Friday, February 12, 2016

The Goulet's Visit to Pilot USA

Back in November of 2015, Rachel and I had the honor to visit the Pilot USA headquarters in Jacksonville, FL. Pilot USA is the distributor for Pilot products in the US, and supplies their products to retailers like us. It's a very important, yet often overlooked part of the process of getting these incredible Japanese products to the US market. They opened up their doors to us and let us show you their operation and it is quite impressive!

We spent two days at Pilot USA touring their facility and meeting with some wonderful people at their company. While we were there we shot some video, which is what you see above here. Here is an outline of what we discuss in the video:

Focus: Goulet/Pilot relationship
  • GouletPens.com started 6 years ago, started Pilot relationship 4 years ago
  • Pilot was skeptical of us at first because we were a small mom-and-pop online only store
  • Been growing rapidly along with us, one of our larger suppliers. It’s grown to be our top brand in the last year
  • Nice values alignment between our companies
Products we carry
Pilot Backstory
  • Founded in 1918 in Tokyo, Japan by Ryosuke Namiki (hence the name)
  • Started making gold nib pens, has now expanded to a truly global enterprise with Subsidiaries all over the world

Pilot USA
  • Pilot USA distributor was started about 40 years ago
  • One of about a dozen distributors in the world, one of the larger ones
  • 300,000 sq ft facility in Jacksonville, FL
The Tour Itself
  • Visited for 2 days, toured the whole facility
  • Fulfillment center, 98,000 sq ft
    • highly automated
    • 5 stories of storage
    • conveyor belts
    • receiving around 1,200 cargo containers each year!
  • “The Cage"
    • where all of the Pilot Fine Writing is stored (except Metropolitans)
    • This is all the stuff you’d see on our site
  • Production, 140,000 sq ft
    • light manufacturing and assembly
    • making blister packs
    • labeling
    • imprinting
    • testing refills
    • assembly of certain pens and parts
  • Offices
    • Very professional, courteous, spacious, and clean
Tea room/CEO's chat
  • What the Goulet/Pilot relationship will look like in the future
    • heart and soul
    • not about quantity, but storytelling
    • passion and excitement
Namiki pens
  • Raden
  • Chinkin
  • Maki-e
  • works of art
  • 7th century
Our future together

  • It’s about carrying on Pilot’s legacy, their heritage
  • The passion and spirit we embody speaks to them, and they want us to help to tell their story 

A special thanks to everyone at Pilot USA for hosting us, it was an incredible experience and we're incredibly grateful for this insight into the inner workings of the company! If you have any questions or comments, be sure to let us know below. 

Write On,
Brian Goulet

Goulet Q&A Episode 112, Open Forum

Goulet Q&A is now available as an audio podcast! Click here  for the RSS feed to use in your podcast app of choice, or click here for a direct download.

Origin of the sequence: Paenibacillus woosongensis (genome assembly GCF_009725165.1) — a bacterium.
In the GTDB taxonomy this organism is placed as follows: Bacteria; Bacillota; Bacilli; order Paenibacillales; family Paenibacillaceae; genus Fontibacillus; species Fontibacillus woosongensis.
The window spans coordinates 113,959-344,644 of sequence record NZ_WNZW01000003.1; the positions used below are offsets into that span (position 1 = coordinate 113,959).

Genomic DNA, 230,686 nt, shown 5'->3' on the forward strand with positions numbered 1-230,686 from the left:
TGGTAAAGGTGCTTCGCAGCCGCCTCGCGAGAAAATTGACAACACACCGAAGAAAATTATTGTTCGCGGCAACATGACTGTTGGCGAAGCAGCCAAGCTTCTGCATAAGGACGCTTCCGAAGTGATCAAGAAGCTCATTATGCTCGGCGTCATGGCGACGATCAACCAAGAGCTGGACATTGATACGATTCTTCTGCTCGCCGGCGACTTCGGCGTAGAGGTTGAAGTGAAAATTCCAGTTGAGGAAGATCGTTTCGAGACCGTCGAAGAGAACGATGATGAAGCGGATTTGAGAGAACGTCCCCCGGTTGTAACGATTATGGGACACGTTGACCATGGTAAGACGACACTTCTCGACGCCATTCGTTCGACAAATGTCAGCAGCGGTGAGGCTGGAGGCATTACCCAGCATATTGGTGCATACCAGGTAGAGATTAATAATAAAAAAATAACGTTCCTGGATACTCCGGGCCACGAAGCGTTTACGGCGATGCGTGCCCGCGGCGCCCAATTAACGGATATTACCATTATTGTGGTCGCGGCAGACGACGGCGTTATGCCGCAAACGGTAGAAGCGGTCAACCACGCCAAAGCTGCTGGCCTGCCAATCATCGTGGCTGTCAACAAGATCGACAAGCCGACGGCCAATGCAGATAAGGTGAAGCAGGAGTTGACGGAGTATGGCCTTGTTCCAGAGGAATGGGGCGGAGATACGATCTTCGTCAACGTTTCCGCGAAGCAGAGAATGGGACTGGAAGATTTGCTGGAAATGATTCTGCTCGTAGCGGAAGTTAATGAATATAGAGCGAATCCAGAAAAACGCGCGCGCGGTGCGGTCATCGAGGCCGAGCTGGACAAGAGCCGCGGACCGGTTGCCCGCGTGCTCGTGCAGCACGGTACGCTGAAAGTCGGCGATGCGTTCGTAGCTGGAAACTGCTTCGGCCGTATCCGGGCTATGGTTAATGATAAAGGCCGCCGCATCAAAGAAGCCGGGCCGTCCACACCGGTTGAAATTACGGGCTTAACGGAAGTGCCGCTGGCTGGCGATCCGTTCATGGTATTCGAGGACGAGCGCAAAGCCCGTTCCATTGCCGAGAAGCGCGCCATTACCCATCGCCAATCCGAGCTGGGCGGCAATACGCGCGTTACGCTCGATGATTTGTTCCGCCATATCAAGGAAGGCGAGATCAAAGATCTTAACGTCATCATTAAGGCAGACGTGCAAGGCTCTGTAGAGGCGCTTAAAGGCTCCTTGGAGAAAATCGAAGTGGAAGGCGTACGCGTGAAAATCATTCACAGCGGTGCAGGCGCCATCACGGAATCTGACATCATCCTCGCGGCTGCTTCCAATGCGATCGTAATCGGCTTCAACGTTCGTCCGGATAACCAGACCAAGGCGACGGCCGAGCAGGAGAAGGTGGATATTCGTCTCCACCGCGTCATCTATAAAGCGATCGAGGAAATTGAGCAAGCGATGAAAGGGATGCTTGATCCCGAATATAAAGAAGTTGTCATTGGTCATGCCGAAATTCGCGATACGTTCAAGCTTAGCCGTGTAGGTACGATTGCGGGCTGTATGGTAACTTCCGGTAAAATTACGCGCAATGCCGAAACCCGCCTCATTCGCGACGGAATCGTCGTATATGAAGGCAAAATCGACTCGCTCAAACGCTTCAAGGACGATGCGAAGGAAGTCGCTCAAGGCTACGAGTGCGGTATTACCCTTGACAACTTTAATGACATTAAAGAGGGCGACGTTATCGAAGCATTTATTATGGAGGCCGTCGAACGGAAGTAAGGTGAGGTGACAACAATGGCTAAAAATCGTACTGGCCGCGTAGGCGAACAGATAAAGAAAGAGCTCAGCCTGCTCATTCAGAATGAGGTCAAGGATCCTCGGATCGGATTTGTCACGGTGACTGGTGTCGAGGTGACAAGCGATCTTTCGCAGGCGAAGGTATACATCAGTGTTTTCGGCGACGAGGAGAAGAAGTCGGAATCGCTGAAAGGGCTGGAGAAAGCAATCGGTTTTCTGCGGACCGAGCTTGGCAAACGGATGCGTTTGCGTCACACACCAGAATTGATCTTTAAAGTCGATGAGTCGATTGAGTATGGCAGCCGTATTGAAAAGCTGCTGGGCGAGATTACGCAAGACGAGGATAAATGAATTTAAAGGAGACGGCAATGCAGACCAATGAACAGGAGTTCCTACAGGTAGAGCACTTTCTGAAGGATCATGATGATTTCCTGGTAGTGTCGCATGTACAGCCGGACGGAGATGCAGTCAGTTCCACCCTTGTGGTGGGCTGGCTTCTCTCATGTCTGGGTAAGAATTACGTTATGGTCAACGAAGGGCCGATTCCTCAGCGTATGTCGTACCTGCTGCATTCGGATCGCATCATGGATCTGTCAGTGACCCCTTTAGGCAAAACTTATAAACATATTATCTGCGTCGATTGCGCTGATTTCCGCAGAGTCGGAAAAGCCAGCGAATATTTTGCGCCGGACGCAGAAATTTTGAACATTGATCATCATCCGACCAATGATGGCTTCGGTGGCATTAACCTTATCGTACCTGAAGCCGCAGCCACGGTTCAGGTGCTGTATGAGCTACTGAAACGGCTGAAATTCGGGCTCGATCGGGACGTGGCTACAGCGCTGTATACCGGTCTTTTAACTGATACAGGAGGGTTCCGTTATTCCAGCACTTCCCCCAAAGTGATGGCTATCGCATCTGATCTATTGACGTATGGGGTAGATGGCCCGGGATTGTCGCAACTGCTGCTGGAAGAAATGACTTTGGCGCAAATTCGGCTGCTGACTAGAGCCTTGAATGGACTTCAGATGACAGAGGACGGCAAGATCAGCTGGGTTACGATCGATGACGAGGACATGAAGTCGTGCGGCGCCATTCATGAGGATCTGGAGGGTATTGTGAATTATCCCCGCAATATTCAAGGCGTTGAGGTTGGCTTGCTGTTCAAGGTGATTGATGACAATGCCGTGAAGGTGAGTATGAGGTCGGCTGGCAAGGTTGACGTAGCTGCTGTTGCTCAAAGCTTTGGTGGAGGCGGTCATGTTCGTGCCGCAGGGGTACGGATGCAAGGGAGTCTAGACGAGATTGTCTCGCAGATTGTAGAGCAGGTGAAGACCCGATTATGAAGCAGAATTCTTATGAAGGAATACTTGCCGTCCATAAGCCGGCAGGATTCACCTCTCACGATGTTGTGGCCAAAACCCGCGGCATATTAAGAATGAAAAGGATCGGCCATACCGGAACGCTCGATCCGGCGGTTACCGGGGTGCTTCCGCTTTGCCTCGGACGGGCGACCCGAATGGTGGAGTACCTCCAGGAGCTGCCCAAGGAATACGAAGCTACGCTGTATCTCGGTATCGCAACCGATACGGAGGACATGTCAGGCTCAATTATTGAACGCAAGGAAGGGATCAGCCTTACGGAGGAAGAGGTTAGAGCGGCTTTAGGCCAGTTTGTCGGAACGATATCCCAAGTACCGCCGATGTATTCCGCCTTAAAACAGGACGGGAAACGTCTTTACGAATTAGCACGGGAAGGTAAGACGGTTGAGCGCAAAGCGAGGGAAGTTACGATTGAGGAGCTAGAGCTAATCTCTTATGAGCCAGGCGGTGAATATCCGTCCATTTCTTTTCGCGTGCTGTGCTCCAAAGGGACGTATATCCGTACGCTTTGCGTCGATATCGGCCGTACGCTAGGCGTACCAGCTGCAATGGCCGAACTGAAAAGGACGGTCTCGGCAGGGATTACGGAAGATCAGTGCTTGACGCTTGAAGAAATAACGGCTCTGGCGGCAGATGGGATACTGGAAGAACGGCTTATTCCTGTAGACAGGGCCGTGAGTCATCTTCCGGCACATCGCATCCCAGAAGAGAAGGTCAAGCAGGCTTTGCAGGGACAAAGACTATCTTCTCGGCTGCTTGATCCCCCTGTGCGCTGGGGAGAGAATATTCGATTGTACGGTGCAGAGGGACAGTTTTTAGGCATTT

In this week’s Q&A, I talk about why fountain pens are called fountain pens, how pen materials affect the pricing of a pen, and what a typical day at Goulet looks like for me.

New/Upcoming Products - (3:05)

Pens/Writing -(4:41)

1) Donovan P.- Facebook - (4:55)
Never have I heard it asked or answered, why is a fountain pen called a fountain pen? Why not a controlled leak pen?
  • fountain pens really are just controlled leaks!
  • before fountain pens you had dip pens, with ink WELLs
  • fountain pens really started to come into their own around the 1890’s
  • fountain pens became popular because they eliminated the need to dip your pen, the ink carried with it
  • the ink flows out of the pen naturally, like a FOUNTAIN (as opposed to a well)

2) Marcelo Duarte Ferrari- YouTube - (8:34)
I see Goulet Pens not carrying some pens with B nibs, apparently in the more expensive lines. I love broads myself, but that’s probably because I’m a lefty. If they don't sell that much, does Brian know why? Or is it out of another completely different reason? Was Brian traumatized by a B nib in his childhood?
  • i think it has a lot to do with paper
  • US paper is really absorbent, and it makes most broads write like Sharpies
  • I love broads, Rachel really loves broads, but no one buys them (hardly) so we couldn’t justify most of them
  • no trauma, I actually like them but I like being smart about my inventory, too
  • some manufacturers are cutting out broads altogether, like Conklin

3) Brian Jones- YouTube - (12:25)
Acrylic is a very popular material to make fountain pens. As a raw material, as far as I can tell, it is not that expensive. Just what goes into making an acrylic pen with a steel nib and plastic feed that makes them so pricey? I'm also ignorant to what "resin" means, or "macrolon," or anything else that the industry seems to advertise as anything other than "plastic". Any insight into the material science and/or manufacturing complexities that makes these things worth it to aficionados would be great. 
  • It’s not the raw material cost that’s expensive, usually, it’s the labor and equipment